The original website design (above) is cluttered with too much information, too many design elements, and a wide variety of colors and textures. The result is a website that’s too busy, too complicated, and too difficult to grasp. It’s overwhelming and unsettling. If you came across this website, would you want to apply to Surge for funding? I know I wouldn’t.
Now take a look at the redesign:
Simplified website design
The redesigned website is much simpler and a kajillion times more professional. The clean lines, simple color scheme, and abundant white space put us at ease. This is a company you want to learn more about.
Principle #3: Prototypicality
Prototypicality refers to the the idea that most people unconsciously gravitate to the most “typical” version of a thing. Let’s say you hear the word “apple.” You’re likely to think of a piece of fruit that’s round and red (or green), even though there are many apples that don’t fit that description. Prototypicality promotes trust because it stays within people’s expectations. They like familiarity, and prefer not to be jarred by odd twists or turns. Take a look at this example from Tutsplus, a site that teaches people how to create better websites:
This is a webstore, but it doesn’t look like one. It’s more like how you might imagine a personal blog to look, which is why it feels inherently less professional, and less trustworthy.
Now here’s the redesign:
This prototypical webstore interface is much more appealing. It’s not only more aesthetically attractive, it’s also more like what customers expect to see when they’re looking to purchase a tie. And it’s more effective. When Skinny Ties implemented this new design, their revenue got a 42.4% boost.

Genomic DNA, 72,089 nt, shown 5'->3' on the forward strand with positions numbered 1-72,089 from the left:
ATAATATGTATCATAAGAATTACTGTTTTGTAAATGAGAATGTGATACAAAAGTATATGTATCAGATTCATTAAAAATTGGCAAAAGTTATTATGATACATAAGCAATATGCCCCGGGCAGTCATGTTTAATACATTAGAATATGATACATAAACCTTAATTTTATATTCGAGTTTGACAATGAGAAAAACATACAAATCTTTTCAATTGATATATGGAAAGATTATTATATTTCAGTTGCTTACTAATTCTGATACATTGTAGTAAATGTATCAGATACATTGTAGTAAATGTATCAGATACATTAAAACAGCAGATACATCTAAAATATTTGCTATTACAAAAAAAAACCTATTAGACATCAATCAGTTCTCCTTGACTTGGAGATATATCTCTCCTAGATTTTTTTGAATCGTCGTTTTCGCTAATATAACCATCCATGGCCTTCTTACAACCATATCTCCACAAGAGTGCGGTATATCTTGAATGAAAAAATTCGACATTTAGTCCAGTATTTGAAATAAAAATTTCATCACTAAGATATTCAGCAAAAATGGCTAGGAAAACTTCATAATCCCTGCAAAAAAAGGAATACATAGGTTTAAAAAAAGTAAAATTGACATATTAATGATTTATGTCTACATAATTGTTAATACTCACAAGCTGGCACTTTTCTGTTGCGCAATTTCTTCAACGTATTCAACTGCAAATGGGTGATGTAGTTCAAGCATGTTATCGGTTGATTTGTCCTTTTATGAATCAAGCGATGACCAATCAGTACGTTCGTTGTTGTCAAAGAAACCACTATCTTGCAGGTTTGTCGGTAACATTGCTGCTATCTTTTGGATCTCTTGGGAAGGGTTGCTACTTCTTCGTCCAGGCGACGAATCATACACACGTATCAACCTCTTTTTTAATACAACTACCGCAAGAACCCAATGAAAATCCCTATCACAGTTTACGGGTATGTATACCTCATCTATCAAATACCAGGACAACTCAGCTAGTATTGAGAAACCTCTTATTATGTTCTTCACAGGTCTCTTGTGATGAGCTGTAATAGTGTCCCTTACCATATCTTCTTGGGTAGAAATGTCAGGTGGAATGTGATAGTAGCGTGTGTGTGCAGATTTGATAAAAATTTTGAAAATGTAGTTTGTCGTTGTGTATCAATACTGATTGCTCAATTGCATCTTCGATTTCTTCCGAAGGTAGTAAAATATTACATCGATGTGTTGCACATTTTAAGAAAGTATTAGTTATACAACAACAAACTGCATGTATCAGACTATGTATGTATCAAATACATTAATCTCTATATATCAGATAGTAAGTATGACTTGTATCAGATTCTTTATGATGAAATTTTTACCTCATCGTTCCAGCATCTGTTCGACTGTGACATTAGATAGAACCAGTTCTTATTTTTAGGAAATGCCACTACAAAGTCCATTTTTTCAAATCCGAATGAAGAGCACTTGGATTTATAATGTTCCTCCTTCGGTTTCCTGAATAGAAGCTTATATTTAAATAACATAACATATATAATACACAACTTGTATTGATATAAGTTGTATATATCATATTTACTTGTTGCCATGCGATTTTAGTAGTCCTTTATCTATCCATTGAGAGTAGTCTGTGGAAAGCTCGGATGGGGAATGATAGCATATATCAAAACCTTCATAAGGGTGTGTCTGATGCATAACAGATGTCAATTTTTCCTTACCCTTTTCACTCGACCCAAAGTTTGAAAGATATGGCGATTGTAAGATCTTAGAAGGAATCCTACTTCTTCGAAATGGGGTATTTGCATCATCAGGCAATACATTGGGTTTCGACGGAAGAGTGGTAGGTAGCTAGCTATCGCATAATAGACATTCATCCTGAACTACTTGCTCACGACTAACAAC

Principle #4: Transparency
In credit union design, there’s a temptation to hide features behind paywalls, click-throughs, or other barriers. While this can be useful in terms of increasing conversions and engagements, you end up alienating users if you take it too far. A good rule of thumb for walking the line is “relevance”. Ask yourself, for a typical credit union website visitor, what information is relevant? If you have information that will help them find their way and make decisions, don’t withhold it.
GoodUI conducted a test in which they revealed more information to the user about available options. As a result, GoodUI doubled its conversion rate from 1.2% to 2.4%.
The takeaway is this: don’t withhold information that’s relevant to a user , especially when there’s no strategic reason for it. That’s just laziness.
For example, you should always, always make some kind of contact info available on your website. A recent study from Huff Industrial Marketing, KoMarketing, & BuyerZone found that 44% of users said they would leave a vendor website that had no contact information. For transparency’s sake, you should also have a navigation bar of some sort so that users can find what they need without getting frustrated. These are simple design choices with big payoffs.
Good design is about more than being “cool” or “modern.” Good design solves problems, molds perceptions, and shapes the future of your credit union. Good design can make or break the fragile bonds of internet trust. So, use beauty, simplicity, prototypicality, and transparency to create a credit union design people trust.